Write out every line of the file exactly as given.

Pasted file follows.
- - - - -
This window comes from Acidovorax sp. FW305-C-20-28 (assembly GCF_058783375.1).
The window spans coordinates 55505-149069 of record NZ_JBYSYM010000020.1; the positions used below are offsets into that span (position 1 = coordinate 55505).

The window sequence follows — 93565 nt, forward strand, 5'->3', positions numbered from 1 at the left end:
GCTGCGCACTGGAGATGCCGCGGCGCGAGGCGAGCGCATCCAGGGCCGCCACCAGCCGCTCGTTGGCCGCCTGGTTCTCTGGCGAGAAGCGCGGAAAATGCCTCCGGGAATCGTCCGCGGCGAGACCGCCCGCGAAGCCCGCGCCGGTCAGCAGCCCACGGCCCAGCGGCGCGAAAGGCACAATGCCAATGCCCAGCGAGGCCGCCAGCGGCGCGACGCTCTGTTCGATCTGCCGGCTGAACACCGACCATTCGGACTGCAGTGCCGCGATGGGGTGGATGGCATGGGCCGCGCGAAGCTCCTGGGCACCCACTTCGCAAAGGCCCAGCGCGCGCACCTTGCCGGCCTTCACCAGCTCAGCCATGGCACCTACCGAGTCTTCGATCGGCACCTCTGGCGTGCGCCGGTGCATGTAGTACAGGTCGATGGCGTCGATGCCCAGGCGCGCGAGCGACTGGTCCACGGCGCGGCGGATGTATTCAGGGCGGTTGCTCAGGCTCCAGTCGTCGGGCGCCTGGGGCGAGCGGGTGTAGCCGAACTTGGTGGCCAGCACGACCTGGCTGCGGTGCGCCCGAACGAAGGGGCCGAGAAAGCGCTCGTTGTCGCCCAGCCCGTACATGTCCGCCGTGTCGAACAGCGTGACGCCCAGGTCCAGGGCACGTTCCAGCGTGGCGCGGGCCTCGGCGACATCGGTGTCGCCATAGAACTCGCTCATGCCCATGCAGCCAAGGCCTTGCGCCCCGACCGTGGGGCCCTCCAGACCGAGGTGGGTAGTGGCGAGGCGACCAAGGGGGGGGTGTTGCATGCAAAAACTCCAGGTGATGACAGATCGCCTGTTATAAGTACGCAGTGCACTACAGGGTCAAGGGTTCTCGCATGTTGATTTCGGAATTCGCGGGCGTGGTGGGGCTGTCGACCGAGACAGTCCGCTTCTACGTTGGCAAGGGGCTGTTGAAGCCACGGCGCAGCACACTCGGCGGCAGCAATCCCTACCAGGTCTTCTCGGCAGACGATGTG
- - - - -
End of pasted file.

This window comes from Acidovorax sp. FW305-C-20-28 (assembly GCF_058783375.1).
The window spans coordinates 55505-149069 of record NZ_JBYSYM010000020.1; the positions used below are offsets into that span (position 1 = coordinate 55505).

The window sequence follows — 93565 nt, forward strand, 5'->3', positions numbered from 1 at the left end:
GCTGCGCACTGGAGATGCCGCGGCGCGAGGCGAGCGCATCCAGGGCCGCCACCAGCCGCTCGTTGGCCGCCTGGTTCTCTGGCGAGAAGCGCGGAAAATGCCTCCGGGAATCGTCCGCGGCGAGACCGCCCGCGAAGCCCGCGCCGGTCAGCAGCCCACGGCCCAGCGGCGCGAAAGGCACAATGCCAATGCCCAGCGAGGCCGCCAGCGGCGCGACGCTCTGTTCGATCTGCCGGCTGAACACCGACCATTCGGACTGCAGTGCCGCGATGGGGTGGATGGCATGGGCCGCGCGAAGCTCCTGGGCACCCACTTCGCAAAGGCCCAGCGCGCGCACCTTGCCGGCCTTCACCAGCTCAGCCATGGCACCTACCGAGTCTTCGATCGGCACCTCTGGCGTGCGCCGGTGCATGTAGTACAGGTCGATGGCGTCGATGCCCAGGCGCGCGAGCGACTGGTCCACGGCGCGGCGGATGTATTCAGGGCGGTTGCTCAGGCTCCAGTCGTCGGGCGCCTGGGGCGAGCGGGTGTAGCCGAACTTGGTGGCCAGCACGACCTGGCTGCGGTGCGCCCGAACGAAGGGGCCGAGAAAGCGCTCGTTGTCGCCCAGCCCGTACATGTCCGCCGTGTCGAACAGCGTGACGCCCAGGTCCAGGGCACGTTCCAGCGTGGCGCGGGCCTCGGCGACATCGGTGTCGCCATAGAACTCGCTCATGCCCATGCAGCCAAGGCCTTGCGCCCCGACCGTGGGGCCCTCCAGACCGAGGTGGGTAGTGGCGAGGCGACCAAGGGGGGGGTGTTGCATGCAAAAACTCCAGGTGATGACAGATCGCCTGTTATAAGTACGCAGTGCACTACAGGGTCAAGGGTTCTCGCATGTTGATTTCGGAATTCGCGGGCGTGGTGGGGCTGTCGACCGAGACAGTCCGCTTCTACGTTGGCAAGGGGCTGTTGAAGCCACGGCGCAGCACACTCGGCGGCAGCAATCCCTACCAGGTCTTCTCGGCAGACGATGTG